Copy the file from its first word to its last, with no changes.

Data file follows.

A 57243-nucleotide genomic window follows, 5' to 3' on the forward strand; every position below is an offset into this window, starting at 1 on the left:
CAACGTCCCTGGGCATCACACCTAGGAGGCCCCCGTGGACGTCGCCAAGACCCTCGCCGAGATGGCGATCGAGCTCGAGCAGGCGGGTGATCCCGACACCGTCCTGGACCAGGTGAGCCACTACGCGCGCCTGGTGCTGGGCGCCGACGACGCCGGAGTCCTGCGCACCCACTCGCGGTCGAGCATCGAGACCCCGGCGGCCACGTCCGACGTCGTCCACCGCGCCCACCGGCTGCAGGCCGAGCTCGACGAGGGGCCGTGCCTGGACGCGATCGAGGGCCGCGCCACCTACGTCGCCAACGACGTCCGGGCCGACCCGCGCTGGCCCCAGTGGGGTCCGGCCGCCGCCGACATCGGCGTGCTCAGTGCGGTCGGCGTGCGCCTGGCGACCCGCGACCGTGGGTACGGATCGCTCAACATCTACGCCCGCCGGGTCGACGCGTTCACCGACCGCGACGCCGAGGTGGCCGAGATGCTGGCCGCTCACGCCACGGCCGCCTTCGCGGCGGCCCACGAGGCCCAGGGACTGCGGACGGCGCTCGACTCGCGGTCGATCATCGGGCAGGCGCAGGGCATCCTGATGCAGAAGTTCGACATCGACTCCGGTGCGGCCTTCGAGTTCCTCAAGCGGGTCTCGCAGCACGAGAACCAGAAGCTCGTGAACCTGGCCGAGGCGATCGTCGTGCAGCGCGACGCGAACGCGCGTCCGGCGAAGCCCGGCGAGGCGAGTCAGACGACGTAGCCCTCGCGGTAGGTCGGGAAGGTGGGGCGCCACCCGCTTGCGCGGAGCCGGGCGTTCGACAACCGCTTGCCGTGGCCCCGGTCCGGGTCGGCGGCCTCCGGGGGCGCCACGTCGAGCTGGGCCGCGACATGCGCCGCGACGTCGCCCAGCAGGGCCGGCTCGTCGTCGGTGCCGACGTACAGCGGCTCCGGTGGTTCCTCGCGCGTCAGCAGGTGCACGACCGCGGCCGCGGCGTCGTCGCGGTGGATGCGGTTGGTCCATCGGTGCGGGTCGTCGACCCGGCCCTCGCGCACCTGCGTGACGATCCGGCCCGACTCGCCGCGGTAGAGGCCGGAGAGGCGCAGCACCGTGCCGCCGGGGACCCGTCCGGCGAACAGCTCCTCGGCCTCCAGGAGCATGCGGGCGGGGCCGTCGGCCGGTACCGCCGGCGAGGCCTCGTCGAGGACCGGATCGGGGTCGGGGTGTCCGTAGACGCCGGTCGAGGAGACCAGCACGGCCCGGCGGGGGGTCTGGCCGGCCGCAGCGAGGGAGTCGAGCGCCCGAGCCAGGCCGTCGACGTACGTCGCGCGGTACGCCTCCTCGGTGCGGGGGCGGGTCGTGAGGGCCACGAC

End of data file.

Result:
A 57243-nucleotide genomic window follows, 5' to 3' on the forward strand; every position below is an offset into this window, starting at 1 on the left:
CAACGTCCCTGGGCATCACACCTAGGAGGCCCCCGTGGACGTCGCCAAGACCCTCGCCGAGATGGCGATCGAGCTCGAGCAGGCGGGTGATCCCGACACCGTCCTGGACCAGGTGAGCCACTACGCGCGCCTGGTGCTGGGCGCCGACGACGCCGGAGTCCTGCGCACCCACTCGCGGTCGAGCATCGAGACCCCGGCGGCCACGTCCGACGTCGTCCACCGCGCCCACCGGCTGCAGGCCGAGCTCGACGAGGGGCCGTGCCTGGACGCGATCGAGGGCCGCGCCACCTACGTCGCCAACGACGTCCGGGCCGACCCGCGCTGGCCCCAGTGGGGTCCGGCCGCCGCCGACATCGGCGTGCTCAGTGCGGTCGGCGTGCGCCTGGCGACCCGCGACCGTGGGTACGGATCGCTCAACATCTACGCCCGCCGGGTCGACGCGTTCACCGACCGCGACGCCGAGGTGGCCGAGATGCTGGCCGCTCACGCCACGGCCGCCTTCGCGGCGGCCCACGAGGCCCAGGGACTGCGGACGGCGCTCGACTCGCGGTCGATCATCGGGCAGGCGCAGGGCATCCTGATGCAGAAGTTCGACATCGACTCCGGTGCGGCCTTCGAGTTCCTCAAGCGGGTCTCGCAGCACGAGAACCAGAAGCTCGTGAACCTGGCCGAGGCGATCGTCGTGCAGCGCGACGCGAACGCGCGTCCGGCGAAGCCCGGCGAGGCGAGTCAGACGACGTAGCCCTCGCGGTAGGTCGGGAAGGTGGGGCGCCACCCGCTTGCGCGGAGCCGGGCGTTCGACAACCGCTTGCCGTGGCCCCGGTCCGGGTCGGCGGCCTCCGGGGGCGCCACGTCGAGCTGGGCCGCGACATGCGCCGCGACGTCGCCCAGCAGGGCCGGCTCGTCGTCGGTGCCGACGTACAGCGGCTCCGGTGGTTCCTCGCGCGTCAGCAGGTGCACGACCGCGGCCGCGGCGTCGTCGCGGTGGATGCGGTTGGTCCATCGGTGCGGGTCGTCGACCCGGCCCTCGCGCACCTGCGTGACGATCCGGCCCGACTCGCCGCGGTAGAGGCCGGAGAGGCGCAGCACCGTGCCGCCGGGGACCCGTCCGGCGAACAGCTCCTCGGCCTCCAGGAGCATGCGGGCGGGGCCGTCGGCCGGTACCGCCGGCGAGGCCTCGTCGAGGACCGGATCGGGGTCGGGGTGTCCGTAGACGCCGGTCGAGGAGACCAGCACGGCCCGGCGGGGGGTCTGGCCGGCCGCAGCGAGGGAGTCGAGCGCCCGAGCCAGGCCGTCGACGTACGTCGCGCGGTACGCCTCCTCGGTGCGGGGGCGGGTCGTGAGGGCCACGAC